A Look at Bottle Cutters

The Good, the Bad & the Ugly…
By Eloyne

About the Author

Eloyne Erickson is the Owner/Operator of Grand Central Stained Glass,  serving the Bay area for nine years. She has been involved in the craft for over thirty years, and serves as Principal Designer, Project Manger and  fabricator of all custom pieces.

Always good for the environment, easy-on-the-eye and so fun to create; upcycled glass bottle projects are so much fun! Whether I’m creating glassware, windchimes or jewelry from old bottles, I always have such a good time.

It’s so much more gratifying for me when I can produce nice, clean – replicable – glass breaks. Over the years, I’ve tried many bottle-cutting products and bottle-scoring techniques. I thought it might be helpful & fun to take a quick tour of some of the products out there which can enhance the speed and precision of this unique glass art for you.

Here is what I have learned (please keep in mind the opinions expressed here are mine alone, your mileage may vary)… Some products are worth my time and money, some aren’t. Some techniques are awesome, some left me scratching my head. Some YouTube videos are so illuminating & helpful while others have left me thinking… “Whaaa”?

It’s a hard job… but somebody has to do it. :)

Here are products with which I have had success, I hope you do too!

Please keep in mind, there’s always a learning curve when using any new product or tool, and remember too, the successful experiences you thought were tried-and-true for you, go out the door when you pick up a new bottle to cut. Here’s why… “identical” bottles are not. Identical that is. They aren’t necessarily of the same thickness, shape and most definitely a cylindrical (round) bottle is not always truly cylindrical (round).

  • The basic steps in bottle-cutting are:
  • Score the glass
  • Heat the score line
  • Thermal shock the heated score

Voila!

Ephrem’s Bottle Cutter

Ephrem’s bottle cutter has been around for a long time. It has been my first-line bottle cutter for years. I like the horizontal placement of the bottle on the cutting stand. It is a nice basic, easy-to-use, good quality, steel cutter with each cutting wheel having three heads. Ephrem’s now has an adapter to allow you to expand its capability to accommodate curved bottle necks.

The written instructions are just fine (See link). However, the how-to video is almost painful to watch and difficult to hear. Ephrem’s suggested bottle-cutting process is to rotate the bottle along the scoring wheel, heat the scoreline with a candle, and apply an ice cube along the heated scoreline to create the thermal shock. A combination of silica carbide and emery paper smooths the sharp glass edge.

Generation Green Bottle Cutter

The Generation Green bottle cutter is designed to score bottles while the bottle is in a vertical position. I found it cumbersome to hold the bottle upright with one hand while trying to rotate the cutter with a consistent pressure around the bottle with the other. However, I found my motion improved with practice. This cutter is okay and it’s the least expensive of the cutters recommended here. The included hand-cutter has six cutting positions.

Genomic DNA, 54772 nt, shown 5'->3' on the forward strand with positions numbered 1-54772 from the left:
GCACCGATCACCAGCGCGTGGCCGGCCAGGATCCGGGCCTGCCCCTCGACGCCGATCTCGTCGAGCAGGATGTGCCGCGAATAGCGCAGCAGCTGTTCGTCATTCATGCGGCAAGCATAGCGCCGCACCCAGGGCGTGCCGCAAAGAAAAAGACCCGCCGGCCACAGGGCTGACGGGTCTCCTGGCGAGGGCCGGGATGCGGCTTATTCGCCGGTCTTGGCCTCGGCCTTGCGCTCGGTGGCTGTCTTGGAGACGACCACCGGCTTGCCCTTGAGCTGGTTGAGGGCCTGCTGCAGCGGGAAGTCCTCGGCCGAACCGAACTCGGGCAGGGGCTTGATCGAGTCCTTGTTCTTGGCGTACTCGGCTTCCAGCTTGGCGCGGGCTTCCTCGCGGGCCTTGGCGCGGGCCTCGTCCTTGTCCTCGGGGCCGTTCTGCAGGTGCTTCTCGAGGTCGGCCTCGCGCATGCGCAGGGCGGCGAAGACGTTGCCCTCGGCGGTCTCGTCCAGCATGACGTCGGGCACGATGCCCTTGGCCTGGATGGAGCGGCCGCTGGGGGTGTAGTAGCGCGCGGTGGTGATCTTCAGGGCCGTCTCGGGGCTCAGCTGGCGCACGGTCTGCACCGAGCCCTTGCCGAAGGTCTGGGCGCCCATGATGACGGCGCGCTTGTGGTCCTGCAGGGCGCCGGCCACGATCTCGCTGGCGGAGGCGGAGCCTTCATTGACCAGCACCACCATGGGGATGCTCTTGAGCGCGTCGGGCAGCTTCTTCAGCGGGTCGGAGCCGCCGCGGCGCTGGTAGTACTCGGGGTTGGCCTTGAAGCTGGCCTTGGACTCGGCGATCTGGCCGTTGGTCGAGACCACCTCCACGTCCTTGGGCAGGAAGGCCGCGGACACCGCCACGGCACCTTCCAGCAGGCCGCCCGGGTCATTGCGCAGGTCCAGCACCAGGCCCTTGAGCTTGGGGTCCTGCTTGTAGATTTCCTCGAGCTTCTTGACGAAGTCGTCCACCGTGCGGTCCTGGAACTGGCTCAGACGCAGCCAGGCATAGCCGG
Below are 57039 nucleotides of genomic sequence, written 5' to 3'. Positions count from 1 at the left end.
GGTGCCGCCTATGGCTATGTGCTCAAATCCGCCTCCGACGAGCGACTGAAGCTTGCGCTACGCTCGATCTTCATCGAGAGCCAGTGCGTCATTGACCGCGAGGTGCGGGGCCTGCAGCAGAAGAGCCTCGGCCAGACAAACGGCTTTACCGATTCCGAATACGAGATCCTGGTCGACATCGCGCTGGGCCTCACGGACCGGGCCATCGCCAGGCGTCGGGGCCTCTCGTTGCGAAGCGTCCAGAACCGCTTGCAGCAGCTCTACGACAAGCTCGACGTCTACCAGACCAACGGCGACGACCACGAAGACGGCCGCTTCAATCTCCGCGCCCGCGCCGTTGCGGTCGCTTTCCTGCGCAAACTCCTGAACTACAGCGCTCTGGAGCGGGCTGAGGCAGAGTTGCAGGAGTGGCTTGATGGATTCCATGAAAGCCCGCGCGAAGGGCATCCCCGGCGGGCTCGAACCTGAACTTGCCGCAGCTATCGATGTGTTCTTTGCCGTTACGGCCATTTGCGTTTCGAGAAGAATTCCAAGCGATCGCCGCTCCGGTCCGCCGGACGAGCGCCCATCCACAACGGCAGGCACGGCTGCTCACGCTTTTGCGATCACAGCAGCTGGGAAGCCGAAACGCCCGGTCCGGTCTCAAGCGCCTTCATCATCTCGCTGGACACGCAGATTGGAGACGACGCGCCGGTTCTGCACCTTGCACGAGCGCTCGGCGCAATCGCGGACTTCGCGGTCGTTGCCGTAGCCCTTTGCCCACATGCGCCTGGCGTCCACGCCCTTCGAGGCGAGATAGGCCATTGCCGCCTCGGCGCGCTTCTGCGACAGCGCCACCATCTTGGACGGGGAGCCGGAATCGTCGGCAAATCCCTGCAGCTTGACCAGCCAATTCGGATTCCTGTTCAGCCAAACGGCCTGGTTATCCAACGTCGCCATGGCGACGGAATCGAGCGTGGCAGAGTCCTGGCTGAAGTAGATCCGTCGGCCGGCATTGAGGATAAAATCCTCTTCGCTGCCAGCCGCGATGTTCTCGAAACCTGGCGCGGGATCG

The five pages of written instructions (link) include two pages on how to assemble all the piece parts. Whew! Yes, we have had some customers bring their purchased cutter back for us to assemble. In addition to its how-to video, Diamond Tech Crafts felt the need to also offer a how-to assemble the product video. Their videos are okay, but the audio is poor. The suggested bottle-cutting process is to attach the mechanism to bottle, rotate the bottle along an attached hand-cutter, use the enclosed cringe-worthy tapping rod to tap the scoreline from the inside of the bottle to create the break. There is also instruction that recommends alternately using a hot water bath and a cool water bath to create a thermal shock of the score to separate the bottle.

Creator’s Premium Bottle Cutter

Creator’s Bottle Cutter is the Cadillac of hand-managed bottle cutters. The product designers have taken both horizontal and vertical cutting processes to a new level with a very high-quality product. The cutter wheel is fabricated from long-lasting carbide steel. Other components are made with stainless steel and polycarbonate plastic. A nice feature is the onboard ruler that allows you to cut multiple bottles to the same height. A bottle leveling attachment is available to assist with bottles of various shapes.

The photo-illustrated instructions are simple to understand. The how-to video is good, too. Creator’s bottle-cutting process is to lay the bottle in its carriage, mark your starting point with a marker, rotate the bottle back to the starting point. A couple of glass separating techniques are offered, but the video demonstrates timing the heating of the scoreline with a candle and thermal shocking the heated scoreline in an ice water bath.

This is a quality product that will simplify and speed-up the bottle-cutting process.

Power Equipment

Photo link: Dropbox/common/blog/bottle cutting/Wet Saw photo.jpg

Dropbox/common/blog/bottle cutting/Diamond blade.jpg

Power Equipment

For those of you who will be cutting many, many bottles, consider upgrading from hand tools to power equipment. An inexpensive wet saw with a great diamond blade will fit the bill. Several years ago, I purchased a smaller wet tile saw with a 7” blade capacity from Home Depot and outfitted it with a fine cut sintered diamond blade. HIS Glassworks in Ashville, NC is a great resource for these high-quality blades. This setup cuts glass bottles virtually chip-free and is quite fast comparable to the hand equipment. They also carry several smoothing products such as silica carbide grit and papers, cones and domes, and flat lap grinders.